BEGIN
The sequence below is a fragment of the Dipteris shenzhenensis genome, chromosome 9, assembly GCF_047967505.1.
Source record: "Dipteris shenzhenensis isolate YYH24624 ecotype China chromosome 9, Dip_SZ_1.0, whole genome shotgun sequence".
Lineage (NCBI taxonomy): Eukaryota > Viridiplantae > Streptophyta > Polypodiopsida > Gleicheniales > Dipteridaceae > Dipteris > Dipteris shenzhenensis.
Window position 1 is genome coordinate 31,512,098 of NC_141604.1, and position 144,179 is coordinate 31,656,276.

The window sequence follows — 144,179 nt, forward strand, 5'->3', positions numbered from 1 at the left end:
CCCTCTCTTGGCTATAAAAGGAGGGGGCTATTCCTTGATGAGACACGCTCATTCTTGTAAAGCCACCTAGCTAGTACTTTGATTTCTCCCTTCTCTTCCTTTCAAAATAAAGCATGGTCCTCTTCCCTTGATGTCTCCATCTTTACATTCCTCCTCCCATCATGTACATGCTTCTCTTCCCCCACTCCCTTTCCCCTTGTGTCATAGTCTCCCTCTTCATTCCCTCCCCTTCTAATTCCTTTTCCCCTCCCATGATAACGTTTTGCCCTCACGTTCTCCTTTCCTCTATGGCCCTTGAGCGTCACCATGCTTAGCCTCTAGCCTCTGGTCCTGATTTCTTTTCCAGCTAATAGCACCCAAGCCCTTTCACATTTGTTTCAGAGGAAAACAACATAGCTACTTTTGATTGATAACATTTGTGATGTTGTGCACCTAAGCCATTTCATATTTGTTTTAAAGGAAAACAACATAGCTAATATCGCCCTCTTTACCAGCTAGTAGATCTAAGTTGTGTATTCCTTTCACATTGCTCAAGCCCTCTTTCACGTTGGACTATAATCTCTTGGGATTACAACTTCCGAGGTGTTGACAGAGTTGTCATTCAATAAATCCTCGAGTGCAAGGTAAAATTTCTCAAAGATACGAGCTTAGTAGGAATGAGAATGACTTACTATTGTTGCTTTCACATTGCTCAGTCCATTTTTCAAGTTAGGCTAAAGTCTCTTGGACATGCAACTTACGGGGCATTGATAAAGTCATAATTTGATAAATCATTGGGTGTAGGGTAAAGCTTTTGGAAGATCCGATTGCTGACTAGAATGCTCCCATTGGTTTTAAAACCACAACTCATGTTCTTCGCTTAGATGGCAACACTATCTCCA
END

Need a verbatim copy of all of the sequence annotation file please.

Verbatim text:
The sequence below is a fragment of the Dipteris shenzhenensis genome, chromosome 9, assembly GCF_047967505.1.
Source record: "Dipteris shenzhenensis isolate YYH24624 ecotype China chromosome 9, Dip_SZ_1.0, whole genome shotgun sequence".
Lineage (NCBI taxonomy): Eukaryota > Viridiplantae > Streptophyta > Polypodiopsida > Gleicheniales > Dipteridaceae > Dipteris > Dipteris shenzhenensis.
Window position 1 is genome coordinate 31,512,098 of NC_141604.1, and position 144,179 is coordinate 31,656,276.

The window sequence follows — 144,179 nt, forward strand, 5'->3', positions numbered from 1 at the left end:
CCCTCTCTTGGCTATAAAAGGAGGGGGCTATTCCTTGATGAGACACGCTCATTCTTGTAAAGCCACCTAGCTAGTACTTTGATTTCTCCCTTCTCTTCCTTTCAAAATAAAGCATGGTCCTCTTCCCTTGATGTCTCCATCTTTACATTCCTCCTCCCATCATGTACATGCTTCTCTTCCCCCACTCCCTTTCCCCTTGTGTCATAGTCTCCCTCTTCATTCCCTCCCCTTCTAATTCCTTTTCCCCTCCCATGATAACGTTTTGCCCTCACGTTCTCCTTTCCTCTATGGCCCTTGAGCGTCACCATGCTTAGCCTCTAGCCTCTGGTCCTGATTTCTTTTCCAGCTAATAGCACCCAAGCCCTTTCACATTTGTTTCAGAGGAAAACAACATAGCTACTTTTGATTGATAACATTTGTGATGTTGTGCACCTAAGCCATTTCATATTTGTTTTAAAGGAAAACAACATAGCTAATATCGCCCTCTTTACCAGCTAGTAGATCTAAGTTGTGTATTCCTTTCACATTGCTCAAGCCCTCTTTCACGTTGGACTATAATCTCTTGGGATTACAACTTCCGAGGTGTTGACAGAGTTGTCATTCAATAAATCCTCGAGTGCAAGGTAAAATTTCTCAAAGATACGAGCTTAGTAGGAATGAGAATGACTTACTATTGTTGCTTTCACATTGCTCAGTCCATTTTTCAAGTTAGGCTAAAGTCTCTTGGACATGCAACTTACGGGGCATTGATAAAGTCATAATTTGATAAATCATTGGGTGTAGGGTAAAGCTTTTGGAAGATCCGATTGCTGACTAGAATGCTCCCATTGGTTTTAAAACCACAACTCATGTTCTTCGCTTAGATGGCAACACTATCTCCA